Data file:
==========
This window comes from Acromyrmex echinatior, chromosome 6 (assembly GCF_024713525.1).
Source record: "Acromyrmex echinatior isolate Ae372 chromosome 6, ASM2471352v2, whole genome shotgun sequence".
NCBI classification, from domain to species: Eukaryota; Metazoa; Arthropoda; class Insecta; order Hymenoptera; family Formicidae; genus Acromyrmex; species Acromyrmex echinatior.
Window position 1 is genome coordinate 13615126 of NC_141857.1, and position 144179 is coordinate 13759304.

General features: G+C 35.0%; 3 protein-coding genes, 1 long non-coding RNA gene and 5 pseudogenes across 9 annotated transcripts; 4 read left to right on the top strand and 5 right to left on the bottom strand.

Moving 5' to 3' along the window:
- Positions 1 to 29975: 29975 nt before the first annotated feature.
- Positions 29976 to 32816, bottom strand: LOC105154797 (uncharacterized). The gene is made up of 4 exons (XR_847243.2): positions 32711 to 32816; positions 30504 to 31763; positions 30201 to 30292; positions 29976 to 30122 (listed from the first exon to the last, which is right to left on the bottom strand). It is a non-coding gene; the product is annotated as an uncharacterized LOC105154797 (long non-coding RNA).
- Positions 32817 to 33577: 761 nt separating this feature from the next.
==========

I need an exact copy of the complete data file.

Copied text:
This window comes from Acromyrmex echinatior, chromosome 6 (assembly GCF_024713525.1).
Source record: "Acromyrmex echinatior isolate Ae372 chromosome 6, ASM2471352v2, whole genome shotgun sequence".
NCBI classification, from domain to species: Eukaryota; Metazoa; Arthropoda; class Insecta; order Hymenoptera; family Formicidae; genus Acromyrmex; species Acromyrmex echinatior.
Window position 1 is genome coordinate 13615126 of NC_141857.1, and position 144179 is coordinate 13759304.

General features: G+C 35.0%; 3 protein-coding genes, 1 long non-coding RNA gene and 5 pseudogenes across 9 annotated transcripts; 4 read left to right on the top strand and 5 right to left on the bottom strand.

Moving 5' to 3' along the window:
- Positions 1 to 29975: 29975 nt before the first annotated feature.
- Positions 29976 to 32816, bottom strand: LOC105154797 (uncharacterized). The gene is made up of 4 exons (XR_847243.2): positions 32711 to 32816; positions 30504 to 31763; positions 30201 to 30292; positions 29976 to 30122 (listed from the first exon to the last, which is right to left on the bottom strand). It is a non-coding gene; the product is annotated as an uncharacterized LOC105154797 (long non-coding RNA).
- Positions 32817 to 33577: 761 nt separating this feature from the next.